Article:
The discretion extends to the script, which is spare and relies heavily on gesture and looks from its leads actresses, a fact that seems all the more remarkable given that this is the first film for Brun, who is a lawyer by trade but who now has an acting Silver Bear from Berlin to sit with her court accolades.

"Really, I knew that I had to cast woman from that social class," says Martinessi . "Plus, we don’t have a tradition of actresses or cinema so we don’t have many trained actresses for the screen."

In fact, it was his cousin who suggested Brun for the role - four years before the director began shooting. He says: "Three-and-a-half years later I was casting and I said: 'Wow'."

He adds: "In many ways I wanted to work with Ana Brun but I wasn't sure it was for Chela but she has these eyes, this expression. When I think about it now, I think if we didn’t get someone with that ability, we would probably have had to add extra words to the script. That’s because we work in a very artisan-like way. Sometimes, if I see something’s working, I continue that way, sometimes, if it’s not working, we try something different. This is the advantage of working in a non-industrial way.

"The actors also had time. Ana Brun gave me a lot of her time to research and to kind of find her character. But Ana Ivanova, who plays Angy, is very trained and felt she had to have her script in mind. When she came to set, we did what was originally the script and then, immediately after, I changed completely to see what would happen and it was a lot better because you could see in her face she was creating this world and it’s a lot more real. So I think you have to find a way of working with everybody. I was also very lucky to be able to work with such good actresses. Margarita Irun is a very good, theatre trained actress and Ana, it’s her first film but she did some theatre about 15 years ago."

Brun also brought very specific personal experiences to the role, particularly in a key scene where we see her shock and discomfort at visiting the prison where Chiquita is being held for the first time.

"I’m glad you mentioned it because it gives me a chance to say something I’ve never said before," says Martinessi "Ana’s husband was a political prisoner so she had this inside her. She had this weight of going into prison to visit the person you love. Besides her husband being in prison during the years of the dictatorship many times, it was also shot in a real prison. When you are not a trained actor, you put yourself in the role. I think she allowed herself to be there and created all those great moments."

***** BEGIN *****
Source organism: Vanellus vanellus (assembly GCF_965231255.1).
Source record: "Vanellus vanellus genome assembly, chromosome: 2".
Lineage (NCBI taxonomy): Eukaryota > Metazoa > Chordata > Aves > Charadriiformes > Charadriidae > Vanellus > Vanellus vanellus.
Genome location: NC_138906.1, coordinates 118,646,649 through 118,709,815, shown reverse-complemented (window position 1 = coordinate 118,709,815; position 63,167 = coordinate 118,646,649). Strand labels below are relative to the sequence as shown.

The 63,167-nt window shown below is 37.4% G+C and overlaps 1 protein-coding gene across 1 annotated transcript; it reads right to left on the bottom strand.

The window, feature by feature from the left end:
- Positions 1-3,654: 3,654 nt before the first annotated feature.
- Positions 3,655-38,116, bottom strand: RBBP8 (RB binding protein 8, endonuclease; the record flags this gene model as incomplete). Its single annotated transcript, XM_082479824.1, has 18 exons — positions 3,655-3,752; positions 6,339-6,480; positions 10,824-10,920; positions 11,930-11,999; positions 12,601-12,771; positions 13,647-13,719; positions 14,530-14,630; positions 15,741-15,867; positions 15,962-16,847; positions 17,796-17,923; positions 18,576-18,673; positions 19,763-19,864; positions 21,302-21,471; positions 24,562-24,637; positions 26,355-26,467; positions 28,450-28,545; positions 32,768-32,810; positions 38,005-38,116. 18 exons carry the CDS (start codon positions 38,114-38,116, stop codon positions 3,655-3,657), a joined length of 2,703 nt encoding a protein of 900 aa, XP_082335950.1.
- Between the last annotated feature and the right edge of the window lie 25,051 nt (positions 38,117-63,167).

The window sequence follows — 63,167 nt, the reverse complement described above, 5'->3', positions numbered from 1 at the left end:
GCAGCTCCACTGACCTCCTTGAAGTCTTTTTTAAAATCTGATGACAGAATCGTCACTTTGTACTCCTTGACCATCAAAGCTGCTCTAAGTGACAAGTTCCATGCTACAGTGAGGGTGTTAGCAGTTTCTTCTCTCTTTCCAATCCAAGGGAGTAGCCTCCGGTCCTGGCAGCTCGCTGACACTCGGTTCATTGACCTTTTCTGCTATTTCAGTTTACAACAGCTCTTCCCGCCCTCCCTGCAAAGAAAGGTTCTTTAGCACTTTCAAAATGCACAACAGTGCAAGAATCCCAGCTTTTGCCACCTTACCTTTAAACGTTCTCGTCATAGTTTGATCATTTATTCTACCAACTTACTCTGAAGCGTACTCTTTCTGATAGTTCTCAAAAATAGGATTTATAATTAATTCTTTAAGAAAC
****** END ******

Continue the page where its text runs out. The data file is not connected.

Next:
There's a real attention to detail in the film, from the items that are on Chela's tray, neatly set out for her every day by Chiquita and then a maid, to the smallest of interactions with others. Martinessi - who spent five years working to bring the film to cinemas - argues much of the success is down to teamwork.

Marcelo Martinessi: 'When you are not a trained actor, you put yourself in the role. I think Ana allowed herself to be there and created all those great moments'
Marcelo Martinessi: 'When you are not a trained actor, you put yourself in the role. I think Ana allowed herself to be there and created all those great moments' Photo: Thunderbird Releasing
"I think I was lucky to have a good group of people that I was working with. I worked with the same art director and director of photography for ten years now, so we have grown up together in that sense. I went to bed every day with the story, it was always on my mind. It is a weird feeling now that the film is done that I can go to bed and think about something else.

"People say: 'What’s your next project?' I say: “Please wait for a bit.” It’s weird. Of course, coming from Paraguay you know if you make a mediocre first film, you’ll never make a film again. So, this threat of not being able to work on a film again, because it’s a country where making a film is really difficult."

The film allows the viewer to draw their own conclusions - so is Martinessi optimistic for his country's future?

"After everyting that happened in the last few years politically, I don’t have much hope," he says "At the moment, on August 15, we will have a new president who is basically the son of the top aide of our dictator. So, the story is kind of going back to where we were.

"I’m sure he’s not going to torture people like the dictator did or be as awful, but we are talking about a country that needs to cling to its past strongly. We had two or three different endings with a slight difference but I understood that it was important for the film and the characters this kind of open ending more than leaving the film in a claustrophobic way."

The result is a breath of fresh air - and you can see it in cinemas from tomorrow, August 10. For more information about where the film is screening and when, visit Thunderbird Releasing's official site.